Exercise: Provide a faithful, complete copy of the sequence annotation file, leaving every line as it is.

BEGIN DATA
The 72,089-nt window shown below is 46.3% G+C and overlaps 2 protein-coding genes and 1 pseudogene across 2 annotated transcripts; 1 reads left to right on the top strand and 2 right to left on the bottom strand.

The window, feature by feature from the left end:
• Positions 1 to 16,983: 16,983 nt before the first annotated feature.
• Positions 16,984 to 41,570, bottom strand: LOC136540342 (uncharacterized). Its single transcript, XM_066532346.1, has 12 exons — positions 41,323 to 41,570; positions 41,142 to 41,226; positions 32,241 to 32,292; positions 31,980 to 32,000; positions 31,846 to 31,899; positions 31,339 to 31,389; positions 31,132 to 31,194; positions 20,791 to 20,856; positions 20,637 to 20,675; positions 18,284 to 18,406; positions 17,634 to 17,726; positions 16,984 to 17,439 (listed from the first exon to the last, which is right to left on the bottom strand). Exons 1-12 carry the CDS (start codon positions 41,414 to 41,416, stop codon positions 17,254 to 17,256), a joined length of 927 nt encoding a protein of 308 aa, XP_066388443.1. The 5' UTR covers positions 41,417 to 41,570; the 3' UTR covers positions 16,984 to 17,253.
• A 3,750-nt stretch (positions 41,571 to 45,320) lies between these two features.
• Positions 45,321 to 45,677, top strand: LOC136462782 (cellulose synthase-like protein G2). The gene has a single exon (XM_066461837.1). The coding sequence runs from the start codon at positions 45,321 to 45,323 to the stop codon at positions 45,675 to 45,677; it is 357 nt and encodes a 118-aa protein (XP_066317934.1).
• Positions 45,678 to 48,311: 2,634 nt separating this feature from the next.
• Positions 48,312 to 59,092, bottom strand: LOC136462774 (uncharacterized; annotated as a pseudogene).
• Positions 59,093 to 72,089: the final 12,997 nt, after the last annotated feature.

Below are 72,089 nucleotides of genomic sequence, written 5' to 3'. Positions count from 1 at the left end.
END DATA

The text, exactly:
The 72,089-nt window shown below is 46.3% G+C and overlaps 2 protein-coding genes and 1 pseudogene across 2 annotated transcripts; 1 reads left to right on the top strand and 2 right to left on the bottom strand.

The window, feature by feature from the left end:
• Positions 1 to 16,983: 16,983 nt before the first annotated feature.
• Positions 16,984 to 41,570, bottom strand: LOC136540342 (uncharacterized). Its single transcript, XM_066532346.1, has 12 exons — positions 41,323 to 41,570; positions 41,142 to 41,226; positions 32,241 to 32,292; positions 31,980 to 32,000; positions 31,846 to 31,899; positions 31,339 to 31,389; positions 31,132 to 31,194; positions 20,791 to 20,856; positions 20,637 to 20,675; positions 18,284 to 18,406; positions 17,634 to 17,726; positions 16,984 to 17,439 (listed from the first exon to the last, which is right to left on the bottom strand). Exons 1-12 carry the CDS (start codon positions 41,414 to 41,416, stop codon positions 17,254 to 17,256), a joined length of 927 nt encoding a protein of 308 aa, XP_066388443.1. The 5' UTR covers positions 41,417 to 41,570; the 3' UTR covers positions 16,984 to 17,253.
• A 3,750-nt stretch (positions 41,571 to 45,320) lies between these two features.
• Positions 45,321 to 45,677, top strand: LOC136462782 (cellulose synthase-like protein G2). The gene has a single exon (XM_066461837.1). The coding sequence runs from the start codon at positions 45,321 to 45,323 to the stop codon at positions 45,675 to 45,677; it is 357 nt and encodes a 118-aa protein (XP_066317934.1).
• Positions 45,678 to 48,311: 2,634 nt separating this feature from the next.
• Positions 48,312 to 59,092, bottom strand: LOC136462774 (uncharacterized; annotated as a pseudogene).
• Positions 59,093 to 72,089: the final 12,997 nt, after the last annotated feature.

Below are 72,089 nucleotides of genomic sequence, written 5' to 3'. Positions count from 1 at the left end.